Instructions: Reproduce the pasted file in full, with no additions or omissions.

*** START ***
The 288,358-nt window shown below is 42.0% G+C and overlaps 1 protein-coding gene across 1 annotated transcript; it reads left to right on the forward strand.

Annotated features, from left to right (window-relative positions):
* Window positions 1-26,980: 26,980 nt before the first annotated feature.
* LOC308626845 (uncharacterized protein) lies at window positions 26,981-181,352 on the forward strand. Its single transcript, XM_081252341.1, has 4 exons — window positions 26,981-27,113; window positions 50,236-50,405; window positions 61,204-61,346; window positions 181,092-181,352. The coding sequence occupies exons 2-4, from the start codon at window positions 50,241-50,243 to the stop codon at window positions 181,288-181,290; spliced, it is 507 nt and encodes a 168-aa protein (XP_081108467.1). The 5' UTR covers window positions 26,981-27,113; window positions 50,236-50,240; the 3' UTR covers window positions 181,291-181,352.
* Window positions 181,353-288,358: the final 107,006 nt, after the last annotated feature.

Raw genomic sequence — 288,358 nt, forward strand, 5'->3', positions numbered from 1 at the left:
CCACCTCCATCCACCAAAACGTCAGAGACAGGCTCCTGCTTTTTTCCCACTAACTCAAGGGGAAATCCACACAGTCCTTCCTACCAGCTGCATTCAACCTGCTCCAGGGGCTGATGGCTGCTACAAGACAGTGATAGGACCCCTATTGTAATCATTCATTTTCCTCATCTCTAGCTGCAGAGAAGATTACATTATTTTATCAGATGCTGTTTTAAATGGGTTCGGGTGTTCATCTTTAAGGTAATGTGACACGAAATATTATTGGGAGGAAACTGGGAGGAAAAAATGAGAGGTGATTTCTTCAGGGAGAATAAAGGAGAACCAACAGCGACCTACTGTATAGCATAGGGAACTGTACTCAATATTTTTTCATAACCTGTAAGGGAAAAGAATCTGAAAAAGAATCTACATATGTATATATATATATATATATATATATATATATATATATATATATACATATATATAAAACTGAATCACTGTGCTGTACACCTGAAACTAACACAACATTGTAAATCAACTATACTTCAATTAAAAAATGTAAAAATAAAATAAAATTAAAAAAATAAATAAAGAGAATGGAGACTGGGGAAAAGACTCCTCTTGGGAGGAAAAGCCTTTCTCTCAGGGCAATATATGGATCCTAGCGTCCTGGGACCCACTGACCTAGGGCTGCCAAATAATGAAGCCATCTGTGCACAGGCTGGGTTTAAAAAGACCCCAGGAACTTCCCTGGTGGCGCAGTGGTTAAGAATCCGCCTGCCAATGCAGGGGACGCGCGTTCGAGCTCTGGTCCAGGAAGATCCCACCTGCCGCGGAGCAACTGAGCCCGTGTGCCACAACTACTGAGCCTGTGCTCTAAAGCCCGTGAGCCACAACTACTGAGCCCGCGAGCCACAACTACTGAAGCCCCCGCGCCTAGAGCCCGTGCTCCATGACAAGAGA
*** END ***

The 288,358-nt window shown below is 42.0% G+C and overlaps 1 protein-coding gene across 1 annotated transcript; it reads left to right on the forward strand.

Annotated features, from left to right (window-relative positions):
* Window positions 1-26,980: 26,980 nt before the first annotated feature.
* LOC308626845 (uncharacterized protein) lies at window positions 26,981-181,352 on the forward strand. Its single transcript, XM_081252341.1, has 4 exons — window positions 26,981-27,113; window positions 50,236-50,405; window positions 61,204-61,346; window positions 181,092-181,352. The coding sequence occupies exons 2-4, from the start codon at window positions 50,241-50,243 to the stop codon at window positions 181,288-181,290; spliced, it is 507 nt and encodes a 168-aa protein (XP_081108467.1). The 5' UTR covers window positions 26,981-27,113; window positions 50,236-50,240; the 3' UTR covers window positions 181,291-181,352.
* Window positions 181,353-288,358: the final 107,006 nt, after the last annotated feature.

Raw genomic sequence — 288,358 nt, forward strand, 5'->3', positions numbered from 1 at the left:
CCACCTCCATCCACCAAAACGTCAGAGACAGGCTCCTGCTTTTTTCCCACTAACTCAAGGGGAAATCCACACAGTCCTTCCTACCAGCTGCATTCAACCTGCTCCAGGGGCTGATGGCTGCTACAAGACAGTGATAGGACCCCTATTGTAATCATTCATTTTCCTCATCTCTAGCTGCAGAGAAGATTACATTATTTTATCAGATGCTGTTTTAAATGGGTTCGGGTGTTCATCTTTAAGGTAATGTGACACGAAATATTATTGGGAGGAAACTGGGAGGAAAAAATGAGAGGTGATTTCTTCAGGGAGAATAAAGGAGAACCAACAGCGACCTACTGTATAGCATAGGGAACTGTACTCAATATTTTTTCATAACCTGTAAGGGAAAAGAATCTGAAAAAGAATCTACATATGTATATATATATATATATATATATATATATATATATATATATATACATATATATAAAACTGAATCACTGTGCTGTACACCTGAAACTAACACAACATTGTAAATCAACTATACTTCAATTAAAAAATGTAAAAATAAAATAAAATTAAAAAAATAAATAAAGAGAATGGAGACTGGGGAAAAGACTCCTCTTGGGAGGAAAAGCCTTTCTCTCAGGGCAATATATGGATCCTAGCGTCCTGGGACCCACTGACCTAGGGCTGCCAAATAATGAAGCCATCTGTGCACAGGCTGGGTTTAAAAAGACCCCAGGAACTTCCCTGGTGGCGCAGTGGTTAAGAATCCGCCTGCCAATGCAGGGGACGCGCGTTCGAGCTCTGGTCCAGGAAGATCCCACCTGCCGCGGAGCAACTGAGCCCGTGTGCCACAACTACTGAGCCTGTGCTCTAAAGCCCGTGAGCCACAACTACTGAGCCCGCGAGCCACAACTACTGAAGCCCCCGCGCCTAGAGCCCGTGCTCCATGACAAGAGA